I’ve been knitting with bright colors on my needles (most recently:  turquoise and orange) and listing brightly colored objects in the Etsy shop to keep my eyes open.  They’ve put me in charge of revamping the kitchen at work at possibly the most daring time of year for me, colorwise.  I think I’m using Stefanie Hiebert’s retro living room as my color inspiration.  Lunch break won’t know what hit it!

gumshoes05

ladies size 7.5 tan/navy gumshoe from little eye on etsy

duck, duck, goose

beanboot03There is nothing I love finding more on our thrifting outings than Bean boots.  Growing up in Maine, a pair of weathered duck boots (that is, the rubber moc, the low style) is a badge of honor.

Of course most of the time I don’t find them in my oh-so-ubiquitous size (7.5, message me if you find some!) so they get photographed and put in the shop.  The great thing about them is that they get better with age.  Leather with a patina, rubber soles with character and a color that can’t quite be matched by any factory.

These never stay long in the shop, but do check back frequently as I seem to have quite some luck finding pretty much any size (other than 7.5!) in my travels.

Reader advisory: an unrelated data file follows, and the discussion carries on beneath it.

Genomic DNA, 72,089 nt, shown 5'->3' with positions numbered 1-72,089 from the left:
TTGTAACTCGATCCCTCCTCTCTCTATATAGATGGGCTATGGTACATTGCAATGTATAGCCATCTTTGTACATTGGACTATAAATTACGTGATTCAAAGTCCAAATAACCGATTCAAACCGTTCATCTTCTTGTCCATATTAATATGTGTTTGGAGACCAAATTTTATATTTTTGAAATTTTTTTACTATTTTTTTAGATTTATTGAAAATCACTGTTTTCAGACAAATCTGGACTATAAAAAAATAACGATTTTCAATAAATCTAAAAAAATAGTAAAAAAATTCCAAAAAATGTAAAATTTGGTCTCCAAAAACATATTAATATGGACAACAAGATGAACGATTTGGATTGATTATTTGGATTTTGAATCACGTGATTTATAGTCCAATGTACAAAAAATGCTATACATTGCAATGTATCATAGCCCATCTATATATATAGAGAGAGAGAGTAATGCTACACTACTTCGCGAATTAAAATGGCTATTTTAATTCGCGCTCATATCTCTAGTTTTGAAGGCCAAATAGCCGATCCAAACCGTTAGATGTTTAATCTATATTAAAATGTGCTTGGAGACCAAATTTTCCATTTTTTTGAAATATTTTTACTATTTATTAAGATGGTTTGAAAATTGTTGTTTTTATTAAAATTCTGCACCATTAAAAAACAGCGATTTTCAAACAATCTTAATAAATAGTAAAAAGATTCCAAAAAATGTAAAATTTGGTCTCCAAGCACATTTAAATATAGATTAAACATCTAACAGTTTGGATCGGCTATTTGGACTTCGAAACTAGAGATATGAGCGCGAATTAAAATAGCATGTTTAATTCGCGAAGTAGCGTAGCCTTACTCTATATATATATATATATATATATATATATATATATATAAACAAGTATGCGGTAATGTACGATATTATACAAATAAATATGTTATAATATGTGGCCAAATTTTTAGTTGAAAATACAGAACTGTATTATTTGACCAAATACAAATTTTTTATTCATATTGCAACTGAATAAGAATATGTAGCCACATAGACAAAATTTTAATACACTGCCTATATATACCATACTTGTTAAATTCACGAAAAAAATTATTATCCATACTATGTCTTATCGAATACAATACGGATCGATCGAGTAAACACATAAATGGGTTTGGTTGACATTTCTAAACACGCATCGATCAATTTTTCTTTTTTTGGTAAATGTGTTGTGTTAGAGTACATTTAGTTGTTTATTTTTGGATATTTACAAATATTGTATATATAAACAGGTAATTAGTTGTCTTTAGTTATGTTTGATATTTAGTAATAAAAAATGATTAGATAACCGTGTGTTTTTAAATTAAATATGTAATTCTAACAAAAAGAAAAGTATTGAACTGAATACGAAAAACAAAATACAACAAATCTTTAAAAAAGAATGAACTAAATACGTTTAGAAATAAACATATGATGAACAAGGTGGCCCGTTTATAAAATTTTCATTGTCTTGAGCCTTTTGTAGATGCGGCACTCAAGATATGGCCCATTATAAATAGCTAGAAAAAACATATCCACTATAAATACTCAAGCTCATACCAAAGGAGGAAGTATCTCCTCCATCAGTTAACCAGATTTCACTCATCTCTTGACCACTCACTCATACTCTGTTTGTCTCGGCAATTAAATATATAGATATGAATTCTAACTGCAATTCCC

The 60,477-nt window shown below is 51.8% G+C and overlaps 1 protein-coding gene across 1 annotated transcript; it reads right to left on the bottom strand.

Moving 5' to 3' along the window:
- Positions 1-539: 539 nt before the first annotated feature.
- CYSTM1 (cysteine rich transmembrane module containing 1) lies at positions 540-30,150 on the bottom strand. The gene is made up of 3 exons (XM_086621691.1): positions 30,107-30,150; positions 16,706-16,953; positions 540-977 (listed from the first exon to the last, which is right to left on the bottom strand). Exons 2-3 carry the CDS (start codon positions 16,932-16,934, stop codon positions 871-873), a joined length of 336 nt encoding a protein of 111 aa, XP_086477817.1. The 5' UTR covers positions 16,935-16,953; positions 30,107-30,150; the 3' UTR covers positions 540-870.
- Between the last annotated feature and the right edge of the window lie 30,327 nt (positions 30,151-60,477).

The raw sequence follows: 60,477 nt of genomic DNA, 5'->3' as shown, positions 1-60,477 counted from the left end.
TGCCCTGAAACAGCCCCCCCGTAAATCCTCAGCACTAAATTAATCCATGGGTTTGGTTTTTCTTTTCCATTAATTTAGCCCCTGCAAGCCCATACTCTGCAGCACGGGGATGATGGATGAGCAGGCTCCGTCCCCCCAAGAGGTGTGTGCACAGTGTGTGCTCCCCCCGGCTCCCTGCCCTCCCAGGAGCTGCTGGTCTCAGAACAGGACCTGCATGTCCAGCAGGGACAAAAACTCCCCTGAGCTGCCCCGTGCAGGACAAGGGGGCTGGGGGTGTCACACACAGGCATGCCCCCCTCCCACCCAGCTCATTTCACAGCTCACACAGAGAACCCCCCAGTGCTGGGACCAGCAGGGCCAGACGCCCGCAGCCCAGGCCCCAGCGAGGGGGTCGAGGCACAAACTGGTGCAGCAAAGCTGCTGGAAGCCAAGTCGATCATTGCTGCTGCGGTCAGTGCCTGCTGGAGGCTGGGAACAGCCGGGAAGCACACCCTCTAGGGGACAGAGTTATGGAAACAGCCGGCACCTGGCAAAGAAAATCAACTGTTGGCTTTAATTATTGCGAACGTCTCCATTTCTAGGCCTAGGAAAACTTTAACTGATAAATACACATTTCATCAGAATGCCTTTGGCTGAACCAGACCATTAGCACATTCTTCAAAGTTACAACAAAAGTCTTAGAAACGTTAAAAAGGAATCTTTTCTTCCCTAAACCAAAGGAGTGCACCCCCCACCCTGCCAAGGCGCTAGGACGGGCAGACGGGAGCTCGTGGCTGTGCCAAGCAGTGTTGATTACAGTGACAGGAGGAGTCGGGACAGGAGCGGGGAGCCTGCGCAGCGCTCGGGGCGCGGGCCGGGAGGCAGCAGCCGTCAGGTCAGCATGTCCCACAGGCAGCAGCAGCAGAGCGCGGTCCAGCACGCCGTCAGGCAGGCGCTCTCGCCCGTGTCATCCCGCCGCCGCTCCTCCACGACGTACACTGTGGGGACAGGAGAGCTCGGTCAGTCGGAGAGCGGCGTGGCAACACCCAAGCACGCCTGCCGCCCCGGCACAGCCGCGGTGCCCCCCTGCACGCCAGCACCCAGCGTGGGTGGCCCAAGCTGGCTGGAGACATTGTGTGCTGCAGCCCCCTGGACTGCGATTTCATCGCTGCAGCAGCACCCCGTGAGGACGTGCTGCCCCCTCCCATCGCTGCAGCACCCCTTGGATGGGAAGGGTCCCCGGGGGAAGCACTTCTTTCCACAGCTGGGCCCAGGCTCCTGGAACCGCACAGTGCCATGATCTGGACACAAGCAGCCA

beanboot04

shake shake shake

anthropomorphic oranges, what else?

anthropomorphic oranges, what else?

New energy in the shop!  We rifled through the collection to find some bright sunshine for these dull, gray days.  Found a theme just waiting in the stacks of items waiting (patiently, ahem) of salt + pepper shakers, and we’ve listed three in the Little Eye Etsy shop!  Click on the images to take yourself whizzing across the internet to the listings.

love bugs by Ruth van Tellingen Bendel

love bugs by Ruth van Tellingen Bendel

It’s hard to pick a favorite, but I think these little love bugs are mine.  They were designed by Ruth van Tellingen Bendel in the 1950s for the Regal China Company out of Illinois.  Ruth cut her teeth as a children’s book writer, but her visual language translated very nicely to seasoning delivery vessels.  Aww, here’s their cute little behinds: